“Access to palliative care, though good, is not as universally available as it should be, and largely depends on the referring physician. Contrary to what some have claimed, and many others expected, it does not always eradicate all pain, all physical and psychosocial suffering, and—no surprise to many of us—restore peace, happiness, and quiet contentment. If it did, we would not be physicians and nurses but miracle workers on a par with our God.”
— Derek Doyle, OBE, DSc, MD, FRCSE, FRCP (Lond & Edin) & FRCGP
It is with great sadness that we learned in January of the death of Dr. Derek Doyle, a founder of the IAHPC and a deeply compassionate palliative care provider and leader. Dr. Doyle’s immense contribution to the field of hospice and palliative medicine has been recognized throughout the world.
After earning his medical degree, he worked for 10 years as a missionary surgeon in South Africa, another 10 as an associate specialist/family physician, then 20 years planning—then leading—Scotland’s first comprehensive hospice/palliative care service.
He played an impressive role in medical publishing, as founding editor-in-chief of the journal Palliative Medicine, and senior editor of the first three editions of the Oxford Textbook of Palliative Medicine. He authored or edited 18 books, mainly on aspects of palliative medicine, and published more than 60 papers on palliative medicine and the history of medicine.
In 1987 he received the Order of the British Empire and, in 2005, the American Academy of Hospice and Palliative Medicine’s Lifetime Achievement Award. Some of the many institutions that have honored his work are the National Hospice Organization (USA), McGill University (Canada), The Hong Kong Society for Palliative Care, Chosun University (South Korea), Toronto University (Canada), the Korean Society for Hospice and Palliative Care, and Penn State Health Milton S. Hershey Medical Centre (USA).
Editor’s note: As late as 2019, Dr. Doyle continued to contribute to the field, authoring one of IAHPC’s most popular feature stories: Let Us Review Our Practice Priorities: "Secret" tips for better patient care.
“I met Derek for the first time at a congress in Germany—the first palliative care conference, set up by Eberhard Klaschik and his group in Cologne in 1996. I was still a young researcher and clinician (if you define “young” broadly enough!), and was only slowly becoming aware of the broad international community of palliative care pioneers. Derek Doyle had been invited as the keynote speaker, and started by remarking that he felt very honored to be invited, as he felt that he had just turned from being an elder statesman into a plain old dinosaur. He then gave an inspiring lecture that combined medical knowledge with a deep empathy and love for patients and their families. I think that he kindled a passion for palliative care in several participants on that day, as he had done in so many other countries and places.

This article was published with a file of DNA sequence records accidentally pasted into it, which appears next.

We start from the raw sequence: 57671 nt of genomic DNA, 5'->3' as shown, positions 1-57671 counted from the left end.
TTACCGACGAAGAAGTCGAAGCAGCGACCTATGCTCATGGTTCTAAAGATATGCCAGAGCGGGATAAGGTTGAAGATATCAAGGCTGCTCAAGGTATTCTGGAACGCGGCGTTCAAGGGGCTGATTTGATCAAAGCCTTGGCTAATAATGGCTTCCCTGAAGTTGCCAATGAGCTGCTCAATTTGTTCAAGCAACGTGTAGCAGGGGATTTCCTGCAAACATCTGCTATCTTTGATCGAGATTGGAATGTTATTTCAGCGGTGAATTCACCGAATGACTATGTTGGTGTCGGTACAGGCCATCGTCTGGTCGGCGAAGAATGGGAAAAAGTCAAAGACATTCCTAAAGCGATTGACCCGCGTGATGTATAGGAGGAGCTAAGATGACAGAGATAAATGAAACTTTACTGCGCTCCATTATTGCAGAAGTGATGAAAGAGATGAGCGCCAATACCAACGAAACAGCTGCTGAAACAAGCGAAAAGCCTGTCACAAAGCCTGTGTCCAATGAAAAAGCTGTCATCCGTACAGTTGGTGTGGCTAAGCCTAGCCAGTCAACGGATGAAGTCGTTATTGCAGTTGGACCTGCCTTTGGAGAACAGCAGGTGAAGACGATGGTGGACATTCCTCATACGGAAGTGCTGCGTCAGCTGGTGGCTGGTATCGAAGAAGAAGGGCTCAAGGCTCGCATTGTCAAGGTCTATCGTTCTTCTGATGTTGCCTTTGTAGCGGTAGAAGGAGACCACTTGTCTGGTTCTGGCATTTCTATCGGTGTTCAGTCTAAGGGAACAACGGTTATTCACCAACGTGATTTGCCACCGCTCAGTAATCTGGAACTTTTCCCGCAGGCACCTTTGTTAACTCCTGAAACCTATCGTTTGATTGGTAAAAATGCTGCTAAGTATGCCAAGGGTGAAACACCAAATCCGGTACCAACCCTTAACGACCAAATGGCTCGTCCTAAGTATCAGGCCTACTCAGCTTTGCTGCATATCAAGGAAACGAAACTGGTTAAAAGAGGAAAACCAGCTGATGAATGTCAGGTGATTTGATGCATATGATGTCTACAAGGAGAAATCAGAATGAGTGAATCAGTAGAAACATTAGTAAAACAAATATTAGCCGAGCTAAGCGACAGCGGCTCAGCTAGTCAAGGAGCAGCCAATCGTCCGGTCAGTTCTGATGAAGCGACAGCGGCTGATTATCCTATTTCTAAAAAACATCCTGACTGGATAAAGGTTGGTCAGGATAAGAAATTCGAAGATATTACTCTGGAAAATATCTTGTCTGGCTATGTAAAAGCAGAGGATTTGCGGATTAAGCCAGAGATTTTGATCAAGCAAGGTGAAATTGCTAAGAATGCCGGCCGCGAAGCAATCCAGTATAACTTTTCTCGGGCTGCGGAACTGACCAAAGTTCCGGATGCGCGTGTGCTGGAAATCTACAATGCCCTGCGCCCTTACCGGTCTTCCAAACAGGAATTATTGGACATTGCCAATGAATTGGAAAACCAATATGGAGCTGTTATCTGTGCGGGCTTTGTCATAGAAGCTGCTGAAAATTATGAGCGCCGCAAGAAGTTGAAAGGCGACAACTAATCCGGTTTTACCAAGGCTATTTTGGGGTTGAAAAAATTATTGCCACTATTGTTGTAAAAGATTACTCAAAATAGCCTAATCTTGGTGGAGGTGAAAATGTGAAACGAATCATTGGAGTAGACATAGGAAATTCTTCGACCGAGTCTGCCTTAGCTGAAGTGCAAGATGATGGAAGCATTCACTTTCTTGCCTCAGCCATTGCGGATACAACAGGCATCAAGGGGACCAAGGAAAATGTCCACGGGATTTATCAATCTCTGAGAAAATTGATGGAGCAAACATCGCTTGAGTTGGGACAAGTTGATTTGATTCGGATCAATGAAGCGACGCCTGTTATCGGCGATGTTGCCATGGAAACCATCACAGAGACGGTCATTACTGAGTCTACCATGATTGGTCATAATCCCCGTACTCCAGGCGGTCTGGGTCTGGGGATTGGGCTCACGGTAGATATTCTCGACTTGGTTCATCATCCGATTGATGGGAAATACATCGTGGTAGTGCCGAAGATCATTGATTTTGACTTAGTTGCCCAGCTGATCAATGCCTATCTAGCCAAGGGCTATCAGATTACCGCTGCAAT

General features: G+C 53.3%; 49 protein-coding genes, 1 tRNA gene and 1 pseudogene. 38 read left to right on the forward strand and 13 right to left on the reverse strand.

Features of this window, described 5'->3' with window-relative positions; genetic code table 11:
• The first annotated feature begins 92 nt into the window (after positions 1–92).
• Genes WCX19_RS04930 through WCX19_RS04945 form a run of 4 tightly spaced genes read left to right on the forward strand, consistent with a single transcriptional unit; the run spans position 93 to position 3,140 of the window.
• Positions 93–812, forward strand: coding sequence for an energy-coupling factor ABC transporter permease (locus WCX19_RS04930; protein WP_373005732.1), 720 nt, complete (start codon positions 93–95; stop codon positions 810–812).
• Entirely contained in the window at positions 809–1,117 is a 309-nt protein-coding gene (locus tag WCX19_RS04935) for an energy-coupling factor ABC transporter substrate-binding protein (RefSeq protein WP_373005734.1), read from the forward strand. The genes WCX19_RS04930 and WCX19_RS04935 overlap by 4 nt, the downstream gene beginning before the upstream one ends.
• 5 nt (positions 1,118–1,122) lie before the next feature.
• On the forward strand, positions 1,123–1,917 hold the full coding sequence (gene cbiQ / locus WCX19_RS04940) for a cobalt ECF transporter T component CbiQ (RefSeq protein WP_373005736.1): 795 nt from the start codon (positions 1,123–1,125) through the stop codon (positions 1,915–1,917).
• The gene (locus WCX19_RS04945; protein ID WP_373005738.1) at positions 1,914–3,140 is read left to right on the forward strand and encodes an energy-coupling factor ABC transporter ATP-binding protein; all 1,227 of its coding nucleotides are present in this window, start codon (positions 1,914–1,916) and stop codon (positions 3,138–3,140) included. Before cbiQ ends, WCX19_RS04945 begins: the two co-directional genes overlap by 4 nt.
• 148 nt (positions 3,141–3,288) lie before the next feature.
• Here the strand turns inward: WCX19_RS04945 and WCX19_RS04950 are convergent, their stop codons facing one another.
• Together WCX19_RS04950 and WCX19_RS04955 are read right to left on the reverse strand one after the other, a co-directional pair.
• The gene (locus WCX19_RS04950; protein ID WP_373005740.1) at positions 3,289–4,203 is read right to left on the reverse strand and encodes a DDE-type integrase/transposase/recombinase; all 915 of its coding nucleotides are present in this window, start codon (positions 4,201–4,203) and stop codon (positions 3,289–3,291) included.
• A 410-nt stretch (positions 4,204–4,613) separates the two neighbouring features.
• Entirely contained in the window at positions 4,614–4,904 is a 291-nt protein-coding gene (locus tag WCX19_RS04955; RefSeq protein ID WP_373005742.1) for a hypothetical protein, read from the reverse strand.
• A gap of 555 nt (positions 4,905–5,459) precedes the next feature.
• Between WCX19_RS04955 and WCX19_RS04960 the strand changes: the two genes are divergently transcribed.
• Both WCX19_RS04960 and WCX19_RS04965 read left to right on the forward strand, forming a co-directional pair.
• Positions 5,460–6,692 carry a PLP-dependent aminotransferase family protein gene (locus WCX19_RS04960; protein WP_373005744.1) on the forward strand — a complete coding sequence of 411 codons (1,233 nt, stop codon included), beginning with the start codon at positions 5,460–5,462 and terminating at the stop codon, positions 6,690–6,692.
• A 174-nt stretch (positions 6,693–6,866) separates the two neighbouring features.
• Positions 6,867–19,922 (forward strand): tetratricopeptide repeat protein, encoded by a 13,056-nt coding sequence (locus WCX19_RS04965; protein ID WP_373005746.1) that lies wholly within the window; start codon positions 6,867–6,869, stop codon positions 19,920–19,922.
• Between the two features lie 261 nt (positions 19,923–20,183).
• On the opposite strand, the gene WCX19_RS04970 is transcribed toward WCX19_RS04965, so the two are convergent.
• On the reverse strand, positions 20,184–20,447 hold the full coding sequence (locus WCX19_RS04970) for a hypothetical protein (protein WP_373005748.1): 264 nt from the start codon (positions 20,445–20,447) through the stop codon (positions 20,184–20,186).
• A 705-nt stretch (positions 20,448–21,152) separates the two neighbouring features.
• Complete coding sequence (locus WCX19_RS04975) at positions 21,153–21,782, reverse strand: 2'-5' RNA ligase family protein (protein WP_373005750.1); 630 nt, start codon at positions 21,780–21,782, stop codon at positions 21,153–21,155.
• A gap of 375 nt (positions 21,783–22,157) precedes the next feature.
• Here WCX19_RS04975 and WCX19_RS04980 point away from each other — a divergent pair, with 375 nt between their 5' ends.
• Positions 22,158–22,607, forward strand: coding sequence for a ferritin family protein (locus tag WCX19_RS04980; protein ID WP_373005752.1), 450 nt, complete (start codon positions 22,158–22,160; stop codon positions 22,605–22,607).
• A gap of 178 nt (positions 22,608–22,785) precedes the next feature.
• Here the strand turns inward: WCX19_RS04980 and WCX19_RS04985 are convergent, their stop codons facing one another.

“Again, in subsequent meetings, I found that his combination of wit, humility, and empathy made him a real role model, probably not only for me, but for many others who came along the palliative care road that he had paved so carefully. When he became very sick, I was able to exchange some emails with him, and was struck once more by his ongoing passion for our field of work. Unfortunately, my workload was heavy and I did not keep up the conversation. Now I have missed that opportunity, and am no longer able to share thoughts with him. But I will always remember him as a noble and great pioneer of palliative care, and a kind and compassionate man.”
— Lukas Radbruch, MD (Germany)
Current IAHPC Chair of the Board of Directors
“As a founding member of the International Association of Hospice and Palliative Care, Derek Doyle brought his extraordinary talents to advance the care of the seriously ill and dying nationally and internationally. His memoir, The Platform Ticket: Memories and Musings of a Hospice Doctor, stands as an exceptional personal reflection by a physician learning to care for the dying.
“Throughout his leadership tenure at IAHPC, Derek was the consummate master clinician and educator advocating for palliative care as a specialty on a global scale. His many edited textbooks have helped to build the practice and the evidence-based knowledge to foster the education of all health care professionals, volunteers, and caregivers. He cared deeply about advancing palliative care in resource-limited settings and with vulnerable populations, and his efforts have contributed to changes in the landscape of palliative care globally. We thank him for his vision, his leadership, and his legacy of educational materials, and we remember his collaborative demeanor that made it a joy to be in his presence and work with him. He was a leader of leaders.”